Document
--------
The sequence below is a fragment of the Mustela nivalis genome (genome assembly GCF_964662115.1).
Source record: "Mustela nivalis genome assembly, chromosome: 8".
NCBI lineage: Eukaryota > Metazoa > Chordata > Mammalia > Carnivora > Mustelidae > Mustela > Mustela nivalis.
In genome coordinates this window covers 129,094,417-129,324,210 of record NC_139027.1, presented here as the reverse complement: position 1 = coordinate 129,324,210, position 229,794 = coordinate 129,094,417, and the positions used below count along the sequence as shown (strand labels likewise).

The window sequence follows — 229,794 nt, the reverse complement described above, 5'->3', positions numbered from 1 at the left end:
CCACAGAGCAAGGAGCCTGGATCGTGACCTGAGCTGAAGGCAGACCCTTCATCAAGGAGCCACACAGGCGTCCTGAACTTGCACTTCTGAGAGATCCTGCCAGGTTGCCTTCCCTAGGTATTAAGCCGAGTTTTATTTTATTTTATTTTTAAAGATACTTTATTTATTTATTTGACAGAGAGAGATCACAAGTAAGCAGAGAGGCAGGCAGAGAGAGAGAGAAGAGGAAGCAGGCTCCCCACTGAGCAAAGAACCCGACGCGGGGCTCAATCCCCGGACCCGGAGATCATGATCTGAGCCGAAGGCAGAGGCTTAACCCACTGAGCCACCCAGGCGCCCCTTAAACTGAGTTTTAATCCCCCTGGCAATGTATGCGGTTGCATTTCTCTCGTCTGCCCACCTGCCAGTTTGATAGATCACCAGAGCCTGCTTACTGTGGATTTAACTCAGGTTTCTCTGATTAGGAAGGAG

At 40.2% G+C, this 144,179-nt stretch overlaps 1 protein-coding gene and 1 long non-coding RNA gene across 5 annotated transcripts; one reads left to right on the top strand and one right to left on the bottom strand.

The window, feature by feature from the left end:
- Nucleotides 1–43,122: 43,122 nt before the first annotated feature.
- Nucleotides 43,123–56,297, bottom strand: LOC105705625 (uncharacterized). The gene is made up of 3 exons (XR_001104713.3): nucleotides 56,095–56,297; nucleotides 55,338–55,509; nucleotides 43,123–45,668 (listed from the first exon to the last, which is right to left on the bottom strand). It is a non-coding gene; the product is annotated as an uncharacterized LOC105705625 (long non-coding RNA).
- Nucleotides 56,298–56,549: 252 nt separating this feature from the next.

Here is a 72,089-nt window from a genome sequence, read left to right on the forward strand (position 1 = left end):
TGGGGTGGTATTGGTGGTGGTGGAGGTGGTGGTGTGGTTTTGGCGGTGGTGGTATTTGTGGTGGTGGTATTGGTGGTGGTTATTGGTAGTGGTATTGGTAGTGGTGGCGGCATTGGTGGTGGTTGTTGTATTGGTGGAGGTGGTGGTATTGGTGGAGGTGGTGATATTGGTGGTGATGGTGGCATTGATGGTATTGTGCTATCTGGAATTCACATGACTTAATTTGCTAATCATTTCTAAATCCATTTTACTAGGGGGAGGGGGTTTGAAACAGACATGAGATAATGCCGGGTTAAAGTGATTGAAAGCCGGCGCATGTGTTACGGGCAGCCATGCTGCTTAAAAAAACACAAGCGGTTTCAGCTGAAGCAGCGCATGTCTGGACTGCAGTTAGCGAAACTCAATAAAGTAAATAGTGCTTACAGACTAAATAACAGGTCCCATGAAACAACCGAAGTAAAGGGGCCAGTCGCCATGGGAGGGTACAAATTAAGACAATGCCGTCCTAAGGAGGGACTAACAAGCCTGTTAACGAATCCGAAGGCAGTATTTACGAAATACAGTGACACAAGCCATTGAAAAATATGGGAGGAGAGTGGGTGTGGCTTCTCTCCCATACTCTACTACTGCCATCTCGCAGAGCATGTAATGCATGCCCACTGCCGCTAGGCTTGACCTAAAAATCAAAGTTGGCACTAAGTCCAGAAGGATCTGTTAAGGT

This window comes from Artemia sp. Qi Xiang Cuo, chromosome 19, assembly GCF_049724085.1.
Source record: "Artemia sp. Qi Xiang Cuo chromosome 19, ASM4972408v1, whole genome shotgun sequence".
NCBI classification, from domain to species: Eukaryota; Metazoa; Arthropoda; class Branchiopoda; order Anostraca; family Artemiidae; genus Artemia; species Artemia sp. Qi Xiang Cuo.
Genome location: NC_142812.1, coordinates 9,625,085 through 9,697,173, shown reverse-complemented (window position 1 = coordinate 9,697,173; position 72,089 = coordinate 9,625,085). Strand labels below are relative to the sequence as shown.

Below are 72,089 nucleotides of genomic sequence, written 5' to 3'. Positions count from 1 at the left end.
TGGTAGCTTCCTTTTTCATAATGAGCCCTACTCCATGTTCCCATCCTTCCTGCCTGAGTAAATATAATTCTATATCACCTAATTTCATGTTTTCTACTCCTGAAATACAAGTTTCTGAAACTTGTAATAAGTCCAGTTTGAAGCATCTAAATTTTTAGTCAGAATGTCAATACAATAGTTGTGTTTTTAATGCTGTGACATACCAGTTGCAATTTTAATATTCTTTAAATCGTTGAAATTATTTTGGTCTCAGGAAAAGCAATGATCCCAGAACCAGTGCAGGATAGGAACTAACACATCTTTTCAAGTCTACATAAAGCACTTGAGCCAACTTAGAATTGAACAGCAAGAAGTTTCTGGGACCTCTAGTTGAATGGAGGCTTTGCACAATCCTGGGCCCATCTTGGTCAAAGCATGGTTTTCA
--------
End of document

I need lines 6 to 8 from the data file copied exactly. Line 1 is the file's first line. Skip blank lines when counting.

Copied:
CCACAGAGCAAGGAGCCTGGATCGTGACCTGAGCTGAAGGCAGACCCTTCATCAAGGAGCCACACAGGCGTCCTGAACTTGCACTTCTGAGAGATCCTGCCAGGTTGCCTTCCCTAGGTATTAAGCCGAGTTTTATTTTATTTTATTTTTAAAGATACTTTATTTATTTATTTGACAGAGAGAGATCACAAGTAAGCAGAGAGGCAGGCAGAGAGAGAGAGAAGAGGAAGCAGGCTCCCCACTGAGCAAAGAACCCGACGCGGGGCTCAATCCCCGGACCCGGAGATCATGATCTGAGCCGAAGGCAGAGGCTTAACCCACTGAGCCACCCAGGCGCCCCTTAAACTGAGTTTTAATCCCCCTGGCAATGTATGCGGTTGCATTTCTCTCGTCTGCCCACCTGCCAGTTTGATAGATCACCAGAGCCTGCTTACTGTGGATTTAACTCAGGTTTCTCTGATTAGGAAGGAG

At 40.2% G+C, this 144,179-nt stretch overlaps 1 protein-coding gene and 1 long non-coding RNA gene across 5 annotated transcripts; one reads left to right on the top strand and one right to left on the bottom strand.

The window, feature by feature from the left end: